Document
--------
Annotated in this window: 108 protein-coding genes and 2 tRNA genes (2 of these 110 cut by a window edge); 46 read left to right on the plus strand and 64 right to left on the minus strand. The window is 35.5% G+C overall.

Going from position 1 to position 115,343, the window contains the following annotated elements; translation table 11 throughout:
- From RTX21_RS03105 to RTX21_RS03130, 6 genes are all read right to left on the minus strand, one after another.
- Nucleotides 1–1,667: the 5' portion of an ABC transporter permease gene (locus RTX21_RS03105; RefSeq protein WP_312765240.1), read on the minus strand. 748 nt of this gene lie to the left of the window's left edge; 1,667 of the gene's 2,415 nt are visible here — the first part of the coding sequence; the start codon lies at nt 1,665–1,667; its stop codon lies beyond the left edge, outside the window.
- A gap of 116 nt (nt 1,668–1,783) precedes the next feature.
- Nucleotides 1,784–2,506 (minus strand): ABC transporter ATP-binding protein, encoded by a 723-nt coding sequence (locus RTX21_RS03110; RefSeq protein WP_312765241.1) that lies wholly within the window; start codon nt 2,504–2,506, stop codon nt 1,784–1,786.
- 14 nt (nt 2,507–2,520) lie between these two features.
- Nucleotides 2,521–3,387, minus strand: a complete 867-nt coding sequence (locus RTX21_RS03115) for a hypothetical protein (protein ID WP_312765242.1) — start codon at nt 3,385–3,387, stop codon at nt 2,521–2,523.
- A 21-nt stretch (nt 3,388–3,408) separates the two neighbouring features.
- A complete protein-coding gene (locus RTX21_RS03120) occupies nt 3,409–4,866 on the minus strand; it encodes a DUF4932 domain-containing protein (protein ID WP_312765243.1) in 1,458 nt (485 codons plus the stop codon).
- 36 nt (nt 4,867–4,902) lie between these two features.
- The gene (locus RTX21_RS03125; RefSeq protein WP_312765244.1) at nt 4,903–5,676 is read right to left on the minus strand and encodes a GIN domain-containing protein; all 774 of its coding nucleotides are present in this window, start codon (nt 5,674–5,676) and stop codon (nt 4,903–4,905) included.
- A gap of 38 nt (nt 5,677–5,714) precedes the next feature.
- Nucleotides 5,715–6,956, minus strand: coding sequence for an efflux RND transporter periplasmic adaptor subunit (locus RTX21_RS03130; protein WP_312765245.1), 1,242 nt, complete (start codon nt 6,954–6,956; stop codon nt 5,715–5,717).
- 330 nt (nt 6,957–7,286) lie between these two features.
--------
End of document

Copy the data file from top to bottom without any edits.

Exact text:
Annotated in this window: 108 protein-coding genes and 2 tRNA genes (2 of these 110 cut by a window edge); 46 read left to right on the plus strand and 64 right to left on the minus strand. The window is 35.5% G+C overall.

Going from position 1 to position 115,343, the window contains the following annotated elements; translation table 11 throughout:
- From RTX21_RS03105 to RTX21_RS03130, 6 genes are all read right to left on the minus strand, one after another.
- Nucleotides 1–1,667: the 5' portion of an ABC transporter permease gene (locus RTX21_RS03105; RefSeq protein WP_312765240.1), read on the minus strand. 748 nt of this gene lie to the left of the window's left edge; 1,667 of the gene's 2,415 nt are visible here — the first part of the coding sequence; the start codon lies at nt 1,665–1,667; its stop codon lies beyond the left edge, outside the window.
- A gap of 116 nt (nt 1,668–1,783) precedes the next feature.
- Nucleotides 1,784–2,506 (minus strand): ABC transporter ATP-binding protein, encoded by a 723-nt coding sequence (locus RTX21_RS03110; RefSeq protein WP_312765241.1) that lies wholly within the window; start codon nt 2,504–2,506, stop codon nt 1,784–1,786.
- 14 nt (nt 2,507–2,520) lie between these two features.
- Nucleotides 2,521–3,387, minus strand: a complete 867-nt coding sequence (locus RTX21_RS03115) for a hypothetical protein (protein ID WP_312765242.1) — start codon at nt 3,385–3,387, stop codon at nt 2,521–2,523.
- A 21-nt stretch (nt 3,388–3,408) separates the two neighbouring features.
- A complete protein-coding gene (locus RTX21_RS03120) occupies nt 3,409–4,866 on the minus strand; it encodes a DUF4932 domain-containing protein (protein ID WP_312765243.1) in 1,458 nt (485 codons plus the stop codon).
- 36 nt (nt 4,867–4,902) lie between these two features.
- The gene (locus RTX21_RS03125; RefSeq protein WP_312765244.1) at nt 4,903–5,676 is read right to left on the minus strand and encodes a GIN domain-containing protein; all 774 of its coding nucleotides are present in this window, start codon (nt 5,674–5,676) and stop codon (nt 4,903–4,905) included.
- A gap of 38 nt (nt 5,677–5,714) precedes the next feature.
- Nucleotides 5,715–6,956, minus strand: coding sequence for an efflux RND transporter periplasmic adaptor subunit (locus RTX21_RS03130; protein WP_312765245.1), 1,242 nt, complete (start codon nt 6,954–6,956; stop codon nt 5,715–5,717).
- 330 nt (nt 6,957–7,286) lie between these two features.